Effective banner design starts with recognizing the limitations of the tools that will put your ad in front of your audience: browsers and Internet connections. Unless you are targeting a highly specialized niche market (such as Web developers), you'll want to design a banner ad that is fast to download and easy to view on the most common connection types and browsers. Use this checklist to determine which banner ad technologies are appropriate for your intended viewer.

Currently, the browsers most widely used are Microsoft's Internet Explorer and Netscape's Navigator or Communicator. Though many Web sites today are geared to versions 4.0 and higher for both companies' products, it's important that you consider the viewing limitations of earlier versions - and of lesser-known browsers such as Opera or Mosaic - when creating your banner ads. Since the idea behind most advertising is to reach as wide an audience as possible, you don't want to leave out users who might not be using the latest browsers. You can avoid making this mistake by testing proposed banner ads on the browsers that are most likely to be used by your target audience.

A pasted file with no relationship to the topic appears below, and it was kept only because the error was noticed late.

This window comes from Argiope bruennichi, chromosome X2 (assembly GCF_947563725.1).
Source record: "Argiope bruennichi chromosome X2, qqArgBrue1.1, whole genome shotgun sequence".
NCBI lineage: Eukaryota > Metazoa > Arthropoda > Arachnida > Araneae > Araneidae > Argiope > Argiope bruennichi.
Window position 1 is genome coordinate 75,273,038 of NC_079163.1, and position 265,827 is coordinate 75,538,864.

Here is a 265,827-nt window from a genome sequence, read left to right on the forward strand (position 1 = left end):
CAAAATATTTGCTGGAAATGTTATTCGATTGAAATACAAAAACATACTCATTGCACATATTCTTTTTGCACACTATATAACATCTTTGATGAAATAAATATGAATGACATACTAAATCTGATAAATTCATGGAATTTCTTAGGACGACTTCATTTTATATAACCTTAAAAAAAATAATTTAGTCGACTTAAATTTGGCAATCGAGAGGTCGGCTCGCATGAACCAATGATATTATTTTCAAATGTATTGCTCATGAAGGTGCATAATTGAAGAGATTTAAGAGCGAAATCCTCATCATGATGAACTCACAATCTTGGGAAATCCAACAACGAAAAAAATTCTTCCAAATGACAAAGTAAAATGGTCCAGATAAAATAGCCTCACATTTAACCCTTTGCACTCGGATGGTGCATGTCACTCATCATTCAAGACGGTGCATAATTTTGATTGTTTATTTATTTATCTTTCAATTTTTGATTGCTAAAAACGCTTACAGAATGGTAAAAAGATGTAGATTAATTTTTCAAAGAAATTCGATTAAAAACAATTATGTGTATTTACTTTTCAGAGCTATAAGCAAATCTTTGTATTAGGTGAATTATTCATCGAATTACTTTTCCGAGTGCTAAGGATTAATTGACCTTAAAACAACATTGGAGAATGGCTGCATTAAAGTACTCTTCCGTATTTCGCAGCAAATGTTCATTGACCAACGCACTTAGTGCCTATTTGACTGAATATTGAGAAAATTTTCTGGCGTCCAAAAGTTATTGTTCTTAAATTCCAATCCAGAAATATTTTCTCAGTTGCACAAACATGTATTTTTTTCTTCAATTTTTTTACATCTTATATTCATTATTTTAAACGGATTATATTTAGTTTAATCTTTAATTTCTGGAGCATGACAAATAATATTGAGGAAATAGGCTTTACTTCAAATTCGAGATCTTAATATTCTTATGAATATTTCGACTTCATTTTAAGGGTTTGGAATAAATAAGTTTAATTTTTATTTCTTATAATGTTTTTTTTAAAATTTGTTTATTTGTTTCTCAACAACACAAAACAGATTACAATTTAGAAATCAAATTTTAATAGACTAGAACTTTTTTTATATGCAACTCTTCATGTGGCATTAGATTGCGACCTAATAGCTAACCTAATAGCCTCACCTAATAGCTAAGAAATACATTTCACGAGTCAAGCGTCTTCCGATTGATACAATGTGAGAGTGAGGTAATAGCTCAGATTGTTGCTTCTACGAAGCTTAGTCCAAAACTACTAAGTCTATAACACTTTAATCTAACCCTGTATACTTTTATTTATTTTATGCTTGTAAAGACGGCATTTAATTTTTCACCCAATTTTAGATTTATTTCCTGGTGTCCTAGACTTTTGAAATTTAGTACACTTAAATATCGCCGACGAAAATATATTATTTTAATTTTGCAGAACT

Broadband technology is being heralded as a solution to the "fat data, skinny pipe" dilemma, the phenomenon that causes site slowdowns and crashes when Internet connections can't handle the amount or size of the data moving from server to browser. But broadband is a long way from widespread implementation, so until then you're much safer assuming that your target audience uses a typical connection. For most Web users, that means a dial-up line (through a modem) at speeds no greater than 56 kilobits per second (Kbps), with 28 Kbps being even more realistic. Again, testing with the least sophisticated connection type is the best way to ensure that your ad can be widely viewed.

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